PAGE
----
Here’s an editorial from Connecticut’s Norwich Bulletin. Connecticut is the most recent state to authorize medical marijuana. I am going out on a limb and saying this column is a call for jumping to the ultimate question — the re-legalization of the hemp plant.
“As of today, cancer patients and others suffering with serious and painful illnesses — such as HIV/AIDS, Parkinson’s, multiple sclerosis and other illnesses — can legally use medical marijuana to ease their pain provided a licensed physicians proscribes its use.
We supported the change in the law this past legislative session because we believe that if the use of marijuana for medicinal purposes can help ease the pain of those suffering from these illnesses then there is no logical reasoning to deny those individuals that relief.
We also made the argument that since the Legislature opted to de-criminalized the possession of a small amounts of marijuana for recreational purposes in the previous legislative session to the level of a parking ticket, it only made sense to extend that same consideration to those who will medically benefit from its use.
The problem, however, is the system to grow and dispense medical marijuana has not yet been put in place. In other words, it may be legal to use marijuana for medical purposes today, but growing and selling marijuana remains illegal in Connecticut. We appreciate the careful deliberations the state Department of Consumer Protection is taking to ensure that the proper and necessary safeguards are in place before issuing any licenses to pharmacies to dispense marijuana. The only steps taken thus far by the agency is setting up the system by which doctors can register patients for its use. That, in of itself, is a positive step.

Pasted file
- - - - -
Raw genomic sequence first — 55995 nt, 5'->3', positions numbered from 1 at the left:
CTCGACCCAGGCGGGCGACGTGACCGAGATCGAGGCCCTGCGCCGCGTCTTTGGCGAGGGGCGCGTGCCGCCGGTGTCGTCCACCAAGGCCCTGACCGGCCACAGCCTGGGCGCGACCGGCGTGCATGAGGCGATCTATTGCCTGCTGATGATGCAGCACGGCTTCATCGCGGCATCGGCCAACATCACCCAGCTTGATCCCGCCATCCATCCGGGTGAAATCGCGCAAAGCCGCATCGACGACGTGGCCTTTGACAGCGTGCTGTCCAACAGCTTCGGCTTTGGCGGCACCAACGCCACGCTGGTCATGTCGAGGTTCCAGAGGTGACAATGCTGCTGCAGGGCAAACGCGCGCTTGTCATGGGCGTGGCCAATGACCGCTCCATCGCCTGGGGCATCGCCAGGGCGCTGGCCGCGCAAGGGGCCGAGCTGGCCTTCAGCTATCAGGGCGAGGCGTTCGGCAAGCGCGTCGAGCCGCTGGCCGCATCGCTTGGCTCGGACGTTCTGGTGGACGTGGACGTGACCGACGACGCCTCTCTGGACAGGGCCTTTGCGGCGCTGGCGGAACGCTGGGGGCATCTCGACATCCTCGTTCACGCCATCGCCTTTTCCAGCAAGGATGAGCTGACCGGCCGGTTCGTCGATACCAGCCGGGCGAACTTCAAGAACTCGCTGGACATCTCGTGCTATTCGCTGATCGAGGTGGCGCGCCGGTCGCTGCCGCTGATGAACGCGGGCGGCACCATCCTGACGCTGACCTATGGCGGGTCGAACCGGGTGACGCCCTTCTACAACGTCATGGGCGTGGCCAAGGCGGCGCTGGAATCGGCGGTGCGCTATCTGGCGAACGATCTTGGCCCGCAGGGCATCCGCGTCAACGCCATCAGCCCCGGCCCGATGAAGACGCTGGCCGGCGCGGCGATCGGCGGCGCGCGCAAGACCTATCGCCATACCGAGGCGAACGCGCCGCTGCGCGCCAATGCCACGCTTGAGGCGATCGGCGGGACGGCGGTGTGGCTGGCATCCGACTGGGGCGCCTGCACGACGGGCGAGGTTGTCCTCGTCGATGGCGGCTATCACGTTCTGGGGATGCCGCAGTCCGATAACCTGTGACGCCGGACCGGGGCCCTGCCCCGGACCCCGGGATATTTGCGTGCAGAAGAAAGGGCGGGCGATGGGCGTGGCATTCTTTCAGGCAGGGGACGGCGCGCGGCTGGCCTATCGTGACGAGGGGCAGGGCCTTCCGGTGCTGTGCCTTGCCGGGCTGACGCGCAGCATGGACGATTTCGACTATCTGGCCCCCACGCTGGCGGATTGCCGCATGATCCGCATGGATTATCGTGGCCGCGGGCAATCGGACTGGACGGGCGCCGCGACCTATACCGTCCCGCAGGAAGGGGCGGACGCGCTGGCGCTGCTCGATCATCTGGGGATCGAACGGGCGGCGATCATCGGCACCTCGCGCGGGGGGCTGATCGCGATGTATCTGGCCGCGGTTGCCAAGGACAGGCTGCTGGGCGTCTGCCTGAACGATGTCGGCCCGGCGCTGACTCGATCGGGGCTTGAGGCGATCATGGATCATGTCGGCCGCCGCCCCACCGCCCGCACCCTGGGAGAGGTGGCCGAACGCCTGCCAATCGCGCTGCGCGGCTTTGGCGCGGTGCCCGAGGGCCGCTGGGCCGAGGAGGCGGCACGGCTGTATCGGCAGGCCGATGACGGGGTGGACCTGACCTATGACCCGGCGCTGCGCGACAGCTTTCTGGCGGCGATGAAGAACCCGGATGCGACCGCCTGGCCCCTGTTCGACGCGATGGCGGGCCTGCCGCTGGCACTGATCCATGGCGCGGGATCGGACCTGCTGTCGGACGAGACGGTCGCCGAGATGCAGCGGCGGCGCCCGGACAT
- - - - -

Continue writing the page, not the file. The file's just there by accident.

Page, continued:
Under the law, only licenses pharmacists will be permitted to dispense the drug. The licensing application process to grow and dispense the marijuana has not yet started. But even when those systems are put in place, the growing, selling and possession of marijuana is still illegal under federal law. Obviously, there is no local legislative action state officials can take to address federal law, but it is incumbent upon state officials to work closely with our congressional delegation in an effort to protect citizens in Connecticut abiding by state law from that threat.”
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Not the most forceful statement I’ve ever seen, but it’s turned in the correct direction. Re-legalization will / could / should leave the states free to experiment with regulation. A little experimentation might be a good thing. What do you say?
Original post is HERE.
[image: Google images Connecticut]
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